When a feature length film is made based upon a novel, the resulting escalation in the price of a first edition of the book can be breathtaking. What often was just an ordinary first edition, immediately becomes a valued possession worth hundreds if not thousands of dollars. Two non-golf examples of this phenomenon are Norman Maclean’s A River Runs Through It and Waller’s The Bridges of Madison County. Is there a similar effect in the world of golf books?
Caddyshack is the top grossing golf movie of all time, bringing in $84 million in gross receipts at the box office. Tin Cup ranks second with $69 million in gross receipts and Happy Gilmore ranks third with $50 million. None of these popular movies, however, were based on a book.
The Legend of Bagger Vance was Steve Pressfield’s first novel, published in 1995. The book was made into a movie in 2000, directed by Robert Redford. The movie featured an all star cast of Will Smith, Matt Damon, Jack Lemmon and the lovely Charlize Theron. It offers a nice depiction of an exhibition match between Bobby Jones and Walter Hagen. The book was a bigger success than the movie, which cost over $60 million to shoot and only grossed $32 million at the box office. While a large supply of reprint editions are readily available, the original first edition, first printing or an advanced reading copy usually sells for a couple of hundred dollars.
Dead Solid Perfect, a 1998 movie based on the Dan Jenkins book of the same title, stars Randy Quaid. While we can recommend the 1974 book as a nice read, as one of the most popular golf books of all time, it was printed in very large quantities and is not particularly collectable.
The Greatest Game Every Played
This 2005 movie was based on the 2002 book by Mark Frost of the same name. It tells the story of Francis Ouimet’s historic 1913 U.S. Open win. While the book is not collectable, it is a great story.
Goldfinger by Ian Fleming
The closest a golf book collector can come to a blockbuster movie book is one that is not entirely about golf, but has a world-famous golfing scene – Goldfinger.
Goldfinger was first published in 1959 by Jonathan Cape, London. The cover is black cloth with gilt lettering. The dust jacket contains an image of a skull with a red rose it its teeth and is illustrated below. First editions can be identified if the verso of the title page states “First Published 1959.” There were 24,000 copies of the first edition printed.[i]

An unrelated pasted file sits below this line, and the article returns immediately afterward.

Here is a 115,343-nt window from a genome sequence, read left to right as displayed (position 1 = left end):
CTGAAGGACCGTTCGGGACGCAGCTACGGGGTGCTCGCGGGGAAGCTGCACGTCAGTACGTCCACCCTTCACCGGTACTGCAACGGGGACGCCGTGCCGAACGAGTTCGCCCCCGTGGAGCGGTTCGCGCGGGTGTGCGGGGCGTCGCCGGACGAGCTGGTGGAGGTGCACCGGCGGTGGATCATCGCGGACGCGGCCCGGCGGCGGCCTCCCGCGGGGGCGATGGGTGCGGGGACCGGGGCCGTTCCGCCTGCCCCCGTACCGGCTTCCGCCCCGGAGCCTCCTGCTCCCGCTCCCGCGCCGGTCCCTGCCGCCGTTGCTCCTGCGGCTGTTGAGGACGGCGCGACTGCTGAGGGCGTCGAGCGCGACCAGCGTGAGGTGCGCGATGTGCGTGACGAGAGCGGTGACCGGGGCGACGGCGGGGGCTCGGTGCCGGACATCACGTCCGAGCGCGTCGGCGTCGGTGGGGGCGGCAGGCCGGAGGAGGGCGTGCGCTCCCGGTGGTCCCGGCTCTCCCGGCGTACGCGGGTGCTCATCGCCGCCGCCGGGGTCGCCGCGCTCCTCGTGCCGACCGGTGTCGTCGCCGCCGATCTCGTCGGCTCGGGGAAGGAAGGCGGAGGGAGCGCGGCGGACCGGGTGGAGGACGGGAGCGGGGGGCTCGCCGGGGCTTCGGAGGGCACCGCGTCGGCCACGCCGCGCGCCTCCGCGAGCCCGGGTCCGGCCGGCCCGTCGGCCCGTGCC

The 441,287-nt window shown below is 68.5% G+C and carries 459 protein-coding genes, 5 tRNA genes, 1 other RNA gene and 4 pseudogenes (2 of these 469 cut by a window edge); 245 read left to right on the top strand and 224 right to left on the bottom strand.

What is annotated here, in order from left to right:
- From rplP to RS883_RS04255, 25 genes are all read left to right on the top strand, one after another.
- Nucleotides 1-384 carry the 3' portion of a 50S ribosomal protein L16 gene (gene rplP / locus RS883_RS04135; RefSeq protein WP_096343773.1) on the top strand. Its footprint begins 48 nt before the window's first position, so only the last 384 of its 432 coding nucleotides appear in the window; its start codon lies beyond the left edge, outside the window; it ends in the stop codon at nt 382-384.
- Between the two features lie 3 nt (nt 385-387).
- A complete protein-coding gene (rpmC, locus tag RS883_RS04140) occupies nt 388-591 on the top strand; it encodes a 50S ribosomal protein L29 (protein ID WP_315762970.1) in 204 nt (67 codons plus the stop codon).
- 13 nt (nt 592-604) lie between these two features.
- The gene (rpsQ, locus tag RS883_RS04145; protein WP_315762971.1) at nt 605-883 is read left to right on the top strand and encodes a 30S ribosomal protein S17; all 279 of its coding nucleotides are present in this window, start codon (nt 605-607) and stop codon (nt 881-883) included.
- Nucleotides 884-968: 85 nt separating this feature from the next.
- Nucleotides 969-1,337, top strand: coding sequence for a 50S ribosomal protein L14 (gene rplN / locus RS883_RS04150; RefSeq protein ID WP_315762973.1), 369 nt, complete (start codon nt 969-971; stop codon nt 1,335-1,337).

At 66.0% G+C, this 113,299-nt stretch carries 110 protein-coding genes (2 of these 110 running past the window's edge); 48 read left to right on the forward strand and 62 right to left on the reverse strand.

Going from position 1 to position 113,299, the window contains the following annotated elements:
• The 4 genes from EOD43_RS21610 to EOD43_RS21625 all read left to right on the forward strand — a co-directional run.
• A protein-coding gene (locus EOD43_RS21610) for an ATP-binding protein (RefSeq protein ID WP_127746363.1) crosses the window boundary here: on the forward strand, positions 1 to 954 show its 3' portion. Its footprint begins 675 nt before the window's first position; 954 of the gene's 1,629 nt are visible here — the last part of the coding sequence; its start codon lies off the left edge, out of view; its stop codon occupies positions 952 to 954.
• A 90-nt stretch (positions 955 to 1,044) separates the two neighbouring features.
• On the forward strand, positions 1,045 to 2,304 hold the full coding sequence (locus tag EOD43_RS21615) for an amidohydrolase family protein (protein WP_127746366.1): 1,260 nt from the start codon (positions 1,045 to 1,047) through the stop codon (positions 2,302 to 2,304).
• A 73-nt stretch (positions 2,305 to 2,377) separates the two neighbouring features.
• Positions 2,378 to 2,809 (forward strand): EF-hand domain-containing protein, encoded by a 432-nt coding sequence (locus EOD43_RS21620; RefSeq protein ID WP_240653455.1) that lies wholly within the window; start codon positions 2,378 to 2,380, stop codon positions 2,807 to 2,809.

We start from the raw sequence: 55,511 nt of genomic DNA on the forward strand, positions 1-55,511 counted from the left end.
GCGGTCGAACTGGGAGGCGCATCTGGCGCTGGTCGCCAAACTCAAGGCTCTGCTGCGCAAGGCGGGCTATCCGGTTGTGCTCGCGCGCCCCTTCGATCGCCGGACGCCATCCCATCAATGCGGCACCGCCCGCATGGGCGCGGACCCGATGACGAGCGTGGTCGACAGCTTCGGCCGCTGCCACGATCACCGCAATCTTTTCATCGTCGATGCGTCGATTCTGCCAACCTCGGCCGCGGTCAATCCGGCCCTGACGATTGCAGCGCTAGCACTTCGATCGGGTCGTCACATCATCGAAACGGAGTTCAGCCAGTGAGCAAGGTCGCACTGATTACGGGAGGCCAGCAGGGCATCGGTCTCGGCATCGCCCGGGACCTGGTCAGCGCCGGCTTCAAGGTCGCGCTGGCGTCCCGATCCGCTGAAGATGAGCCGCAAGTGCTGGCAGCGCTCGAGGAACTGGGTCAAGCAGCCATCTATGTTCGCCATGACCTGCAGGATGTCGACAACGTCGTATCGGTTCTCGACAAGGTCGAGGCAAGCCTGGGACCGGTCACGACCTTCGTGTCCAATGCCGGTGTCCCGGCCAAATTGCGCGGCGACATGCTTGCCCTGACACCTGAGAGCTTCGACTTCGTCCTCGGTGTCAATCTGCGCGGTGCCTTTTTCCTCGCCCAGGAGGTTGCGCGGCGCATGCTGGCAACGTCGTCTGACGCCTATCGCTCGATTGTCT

Since many reprints were printed with a facsimile dust jacket, you have to verify that a later jacket was not put on a first edition. Given the value of the books, there is a big incentive to do this, so be cautious. A true first edition dust jacket has a price of 15s (15 shillings).[ii]
Goldfinger was reprinted many, many times by several different publishers in both hard and softcover editions. The first American edition was published by MacMillan in 1959. The dust jacket price is $3. This edition is identical to the U.K. first edition with the exception of the Macmillan logo replacing the Cape logo on the spine. Cape printed the U.S. edition for MacMillan and they produced 7,500 copies.[iii]
First editions of Goldfinger with the dust jacket come up for auction several times each year, including at the big auction houses and generally sell for between $1,000 and $1,200 of late. Copies signed by Fleming sell at many multiples of these numbers. Generally, the first American edition sells for between $600 and $800 with the jacket.
[ii] Proof copies of the U.K. edition are bound in a green-yellow wrapper with the Cape logo printed in white. From Ian Fleming’s James Bond by Otto Penzler, 1999.
[iii] Ibid. Penzler.